Chanting “meaningful work for meaningful lives,” several dozen parents and their young adult children marched at Toronto’s Queen’s Park Wednesday.
The group came by bus from Guelph to deliver a message to the candidates vying for the Premier’s office.
“We keep talking about equal pay for equal work but they are doing equal work in their own environment and that’s what we keep forgetting,” Dawn Fairbanks said. Her son, 31-year-old Evan, is hearing impaired and developmentally delayed, she explained, and so he would be unable to be a part of the workforce.
“If they have a bad day or if there’s a little issue with any of their health or mental issues, a like-minded environment like a sheltered workshop they understand that and they can deal with that. I don’t think that Evan would be able to cope,” she said.
Ontario is eliminating provincially-funded sheltered workshops, mostly run by not-for-profit organizations, where people with intellectual disabilities do basic tasks for minimal pay. Opponents of the program, originally created as a temporary place for people with disabilities to learn job skills, said it exploits individuals by paying them far less than minimal wage.
Susan Wahlroth, whose son Duncan McDonald has Down Syndrome and attended Torchlight Services, a sheltered workshop in Guelph, calls that view “misguided.”
“Our kids are happy when they go to these workshops, they feel proud, they feel empowered,” she said, adding that removing the program has “taken away their right to work, it’s taken away their choice of where and who they work with, it’s taken away their respect and dignity.”
Wahlroth said it has been difficult trying to explain to her son why his work has been taken away.
WATCH: Families fight to keep Sheltered Workshops going in Ontario
“He goes and he cries now at work. He was doing a good job, he valued the work he did, I valued the work he did. He was proud of that. He was independent. I cannot explain to him why somebody who doesn’t have a child with disabilities thinks that somehow it’s better for him to be out there competing with you and I for a job,” she explained.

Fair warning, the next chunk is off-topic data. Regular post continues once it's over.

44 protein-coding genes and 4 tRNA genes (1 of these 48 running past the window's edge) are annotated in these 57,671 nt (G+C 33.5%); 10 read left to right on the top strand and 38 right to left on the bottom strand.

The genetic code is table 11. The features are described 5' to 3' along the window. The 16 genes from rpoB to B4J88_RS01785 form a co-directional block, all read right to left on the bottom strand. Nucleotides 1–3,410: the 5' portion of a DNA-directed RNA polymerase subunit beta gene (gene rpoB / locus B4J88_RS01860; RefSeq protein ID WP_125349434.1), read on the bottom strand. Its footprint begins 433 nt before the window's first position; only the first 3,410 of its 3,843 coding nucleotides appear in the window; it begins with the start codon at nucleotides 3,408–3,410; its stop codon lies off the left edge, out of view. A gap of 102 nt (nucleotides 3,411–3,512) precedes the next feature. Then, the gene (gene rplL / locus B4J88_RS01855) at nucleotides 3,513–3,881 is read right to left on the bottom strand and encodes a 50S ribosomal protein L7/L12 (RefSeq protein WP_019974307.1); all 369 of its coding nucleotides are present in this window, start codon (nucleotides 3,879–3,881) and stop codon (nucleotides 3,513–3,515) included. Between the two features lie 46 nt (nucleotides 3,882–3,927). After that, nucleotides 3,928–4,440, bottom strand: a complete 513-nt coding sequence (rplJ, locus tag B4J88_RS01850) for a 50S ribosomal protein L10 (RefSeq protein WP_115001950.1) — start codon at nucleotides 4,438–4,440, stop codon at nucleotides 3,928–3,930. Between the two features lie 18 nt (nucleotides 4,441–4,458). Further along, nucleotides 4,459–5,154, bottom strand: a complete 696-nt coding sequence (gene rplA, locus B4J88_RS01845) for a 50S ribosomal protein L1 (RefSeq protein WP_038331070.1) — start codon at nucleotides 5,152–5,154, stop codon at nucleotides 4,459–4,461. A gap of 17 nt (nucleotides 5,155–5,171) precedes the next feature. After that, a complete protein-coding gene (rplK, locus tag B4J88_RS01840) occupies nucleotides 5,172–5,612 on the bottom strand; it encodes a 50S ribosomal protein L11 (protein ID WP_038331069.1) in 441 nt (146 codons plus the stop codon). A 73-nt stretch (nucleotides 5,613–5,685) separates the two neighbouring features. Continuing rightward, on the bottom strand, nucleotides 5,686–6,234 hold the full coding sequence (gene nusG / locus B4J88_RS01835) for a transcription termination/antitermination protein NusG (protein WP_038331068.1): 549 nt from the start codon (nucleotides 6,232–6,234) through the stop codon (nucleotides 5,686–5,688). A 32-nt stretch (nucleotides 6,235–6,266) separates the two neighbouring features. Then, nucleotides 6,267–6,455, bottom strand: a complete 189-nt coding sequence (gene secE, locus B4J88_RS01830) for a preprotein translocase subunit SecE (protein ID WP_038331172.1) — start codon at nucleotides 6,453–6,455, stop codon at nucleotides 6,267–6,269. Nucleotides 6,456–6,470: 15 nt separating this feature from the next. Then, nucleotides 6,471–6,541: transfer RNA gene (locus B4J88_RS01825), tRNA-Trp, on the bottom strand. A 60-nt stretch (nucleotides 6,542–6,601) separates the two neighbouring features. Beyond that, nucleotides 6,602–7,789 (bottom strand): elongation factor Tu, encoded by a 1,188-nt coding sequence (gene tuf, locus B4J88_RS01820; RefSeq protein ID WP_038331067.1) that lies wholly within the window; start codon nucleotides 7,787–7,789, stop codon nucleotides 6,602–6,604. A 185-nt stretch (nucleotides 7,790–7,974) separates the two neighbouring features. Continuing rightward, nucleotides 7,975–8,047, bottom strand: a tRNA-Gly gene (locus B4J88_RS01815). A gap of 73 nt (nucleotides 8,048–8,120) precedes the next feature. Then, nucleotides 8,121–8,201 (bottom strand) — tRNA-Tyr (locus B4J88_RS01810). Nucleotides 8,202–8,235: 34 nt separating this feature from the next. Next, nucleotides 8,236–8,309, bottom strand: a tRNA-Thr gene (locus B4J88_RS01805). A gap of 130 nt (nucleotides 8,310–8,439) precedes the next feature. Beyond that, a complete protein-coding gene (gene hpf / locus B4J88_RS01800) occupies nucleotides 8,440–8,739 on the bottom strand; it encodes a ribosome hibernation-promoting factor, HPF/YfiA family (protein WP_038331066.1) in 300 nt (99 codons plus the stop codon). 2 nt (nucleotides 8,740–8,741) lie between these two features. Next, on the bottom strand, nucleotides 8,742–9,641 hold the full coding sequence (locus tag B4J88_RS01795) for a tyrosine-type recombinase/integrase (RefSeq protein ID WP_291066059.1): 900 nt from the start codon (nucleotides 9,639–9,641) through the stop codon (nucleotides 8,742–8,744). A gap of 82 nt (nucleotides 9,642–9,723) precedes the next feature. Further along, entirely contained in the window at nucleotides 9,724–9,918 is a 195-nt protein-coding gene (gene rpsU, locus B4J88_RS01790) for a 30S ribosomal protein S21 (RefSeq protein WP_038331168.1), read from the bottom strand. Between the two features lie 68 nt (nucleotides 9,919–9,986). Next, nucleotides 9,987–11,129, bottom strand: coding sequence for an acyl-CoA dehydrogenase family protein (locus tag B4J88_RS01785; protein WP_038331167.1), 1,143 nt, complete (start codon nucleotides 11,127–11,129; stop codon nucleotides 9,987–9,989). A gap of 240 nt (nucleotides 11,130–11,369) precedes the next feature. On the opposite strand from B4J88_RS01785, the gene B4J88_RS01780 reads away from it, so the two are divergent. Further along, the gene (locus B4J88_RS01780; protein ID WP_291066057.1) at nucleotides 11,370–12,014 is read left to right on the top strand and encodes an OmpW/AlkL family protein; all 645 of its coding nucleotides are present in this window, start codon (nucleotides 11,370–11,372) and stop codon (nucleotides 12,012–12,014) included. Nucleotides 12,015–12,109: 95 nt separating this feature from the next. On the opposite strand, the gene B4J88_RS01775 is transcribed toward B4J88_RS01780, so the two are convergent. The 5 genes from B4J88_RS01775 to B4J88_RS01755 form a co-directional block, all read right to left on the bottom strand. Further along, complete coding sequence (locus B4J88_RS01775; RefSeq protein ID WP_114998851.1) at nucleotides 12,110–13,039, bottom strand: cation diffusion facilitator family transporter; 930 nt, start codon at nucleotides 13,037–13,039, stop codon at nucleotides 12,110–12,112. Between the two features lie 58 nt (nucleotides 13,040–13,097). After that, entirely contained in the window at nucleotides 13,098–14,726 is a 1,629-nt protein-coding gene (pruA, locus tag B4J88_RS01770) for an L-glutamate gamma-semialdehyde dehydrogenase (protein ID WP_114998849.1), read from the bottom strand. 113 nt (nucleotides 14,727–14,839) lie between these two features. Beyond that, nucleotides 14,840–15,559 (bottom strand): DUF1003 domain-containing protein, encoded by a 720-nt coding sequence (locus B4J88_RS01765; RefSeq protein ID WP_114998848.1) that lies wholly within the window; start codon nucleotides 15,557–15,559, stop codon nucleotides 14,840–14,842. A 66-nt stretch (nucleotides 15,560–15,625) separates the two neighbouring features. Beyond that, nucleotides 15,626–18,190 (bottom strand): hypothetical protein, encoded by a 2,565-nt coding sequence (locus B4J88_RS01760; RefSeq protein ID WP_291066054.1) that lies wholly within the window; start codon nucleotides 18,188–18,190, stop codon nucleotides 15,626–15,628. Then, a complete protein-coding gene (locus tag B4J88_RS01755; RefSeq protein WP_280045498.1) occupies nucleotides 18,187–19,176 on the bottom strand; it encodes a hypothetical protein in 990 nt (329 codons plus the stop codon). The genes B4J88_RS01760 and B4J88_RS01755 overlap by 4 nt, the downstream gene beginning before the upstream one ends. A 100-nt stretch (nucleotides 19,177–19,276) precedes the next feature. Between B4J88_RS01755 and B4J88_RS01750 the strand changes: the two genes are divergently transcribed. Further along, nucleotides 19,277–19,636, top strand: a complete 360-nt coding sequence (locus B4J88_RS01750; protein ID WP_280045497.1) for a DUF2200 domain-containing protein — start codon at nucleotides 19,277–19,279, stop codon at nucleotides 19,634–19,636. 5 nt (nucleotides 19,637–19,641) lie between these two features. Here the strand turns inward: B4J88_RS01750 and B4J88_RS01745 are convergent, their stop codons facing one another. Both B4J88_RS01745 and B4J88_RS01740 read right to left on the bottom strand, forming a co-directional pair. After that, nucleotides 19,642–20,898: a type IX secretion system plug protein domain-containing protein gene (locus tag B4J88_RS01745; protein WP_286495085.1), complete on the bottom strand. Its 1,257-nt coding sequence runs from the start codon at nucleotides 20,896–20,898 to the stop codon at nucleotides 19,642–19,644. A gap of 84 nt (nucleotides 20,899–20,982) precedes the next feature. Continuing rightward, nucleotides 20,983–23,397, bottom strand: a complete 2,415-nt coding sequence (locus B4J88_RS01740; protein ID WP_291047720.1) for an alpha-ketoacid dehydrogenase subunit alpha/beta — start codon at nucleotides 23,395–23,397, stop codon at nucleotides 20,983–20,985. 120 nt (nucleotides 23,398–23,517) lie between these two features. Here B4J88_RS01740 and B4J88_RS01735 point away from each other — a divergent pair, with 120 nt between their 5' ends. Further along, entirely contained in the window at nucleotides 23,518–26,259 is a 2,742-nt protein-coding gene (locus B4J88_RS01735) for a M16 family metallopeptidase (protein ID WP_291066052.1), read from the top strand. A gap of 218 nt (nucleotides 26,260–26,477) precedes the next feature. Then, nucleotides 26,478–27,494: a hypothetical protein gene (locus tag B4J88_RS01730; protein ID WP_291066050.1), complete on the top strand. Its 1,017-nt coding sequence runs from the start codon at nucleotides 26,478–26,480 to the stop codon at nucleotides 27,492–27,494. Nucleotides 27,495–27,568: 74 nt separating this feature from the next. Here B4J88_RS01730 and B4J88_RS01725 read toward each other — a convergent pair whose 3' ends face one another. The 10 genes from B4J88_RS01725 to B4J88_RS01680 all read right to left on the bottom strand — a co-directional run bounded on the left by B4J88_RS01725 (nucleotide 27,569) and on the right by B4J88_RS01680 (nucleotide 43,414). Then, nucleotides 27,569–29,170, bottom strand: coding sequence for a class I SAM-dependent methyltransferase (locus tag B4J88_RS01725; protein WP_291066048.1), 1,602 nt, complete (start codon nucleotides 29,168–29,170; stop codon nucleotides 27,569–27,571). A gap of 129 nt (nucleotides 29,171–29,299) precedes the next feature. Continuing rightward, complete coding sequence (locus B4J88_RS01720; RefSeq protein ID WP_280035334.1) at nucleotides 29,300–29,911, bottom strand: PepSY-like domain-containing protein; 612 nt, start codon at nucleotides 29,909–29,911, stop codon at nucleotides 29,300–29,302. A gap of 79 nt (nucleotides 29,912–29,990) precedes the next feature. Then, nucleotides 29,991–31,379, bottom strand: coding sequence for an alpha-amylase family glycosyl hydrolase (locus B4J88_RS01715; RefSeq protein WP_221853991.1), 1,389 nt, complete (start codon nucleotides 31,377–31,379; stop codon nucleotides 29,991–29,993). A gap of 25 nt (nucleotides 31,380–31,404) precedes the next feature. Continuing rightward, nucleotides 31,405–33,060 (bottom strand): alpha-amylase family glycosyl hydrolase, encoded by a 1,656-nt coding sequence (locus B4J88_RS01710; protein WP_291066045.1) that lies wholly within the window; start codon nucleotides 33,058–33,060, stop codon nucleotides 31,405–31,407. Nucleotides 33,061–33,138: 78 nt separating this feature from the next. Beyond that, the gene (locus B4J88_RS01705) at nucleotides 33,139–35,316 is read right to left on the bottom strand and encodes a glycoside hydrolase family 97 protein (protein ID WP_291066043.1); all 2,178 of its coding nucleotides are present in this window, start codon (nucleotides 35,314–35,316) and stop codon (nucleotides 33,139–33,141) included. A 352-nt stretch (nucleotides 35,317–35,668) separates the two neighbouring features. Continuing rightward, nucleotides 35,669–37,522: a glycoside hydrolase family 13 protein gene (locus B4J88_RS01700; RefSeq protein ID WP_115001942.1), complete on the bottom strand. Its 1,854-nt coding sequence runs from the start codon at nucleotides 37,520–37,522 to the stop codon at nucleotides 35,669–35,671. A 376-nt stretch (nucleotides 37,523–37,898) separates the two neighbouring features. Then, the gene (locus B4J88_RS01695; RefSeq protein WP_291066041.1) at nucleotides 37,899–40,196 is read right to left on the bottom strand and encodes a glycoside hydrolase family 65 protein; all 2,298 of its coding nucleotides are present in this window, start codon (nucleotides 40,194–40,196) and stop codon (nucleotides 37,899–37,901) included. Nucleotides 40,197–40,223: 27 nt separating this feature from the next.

Wahlroth started the “Meaningful Work Group” with a Facebook page dedicated to connecting families across Ontario whose lives have been affected by this change.
A spokesperson for the Ministry of Community and Social Services told Global News there are currently 33 agencies working to transition individuals from sheltered workshops into employment, community participation, day programming or a combination of these activities.
So far, 27 have completed the transition and the remaining agencies with sheltered workshops will have fully transitioned by Jan. 1, 2019.
Families marching at Queen’s Park hope politicians will hear their message in the lead up to the provincial election and reopen the discussion on sheltered workshops.
Bruce Poole sits on the board of Torchlight Services in Guelph, and has a son who attends programs there.
He looked to the legislature as he pointed out his message.
“I would say that we would like to sit at a table and discuss the concerns with you folks and to reconsider reopening the sheltered workshops across Ontario.”
Dawn Fairbanks expanded on that message.
“We’re hoping to be heard. All we want is our choice, it’s a basic civil right to work, it doesn’t say anything about working for money, it says work and that’s what we want to give them back,” she said.
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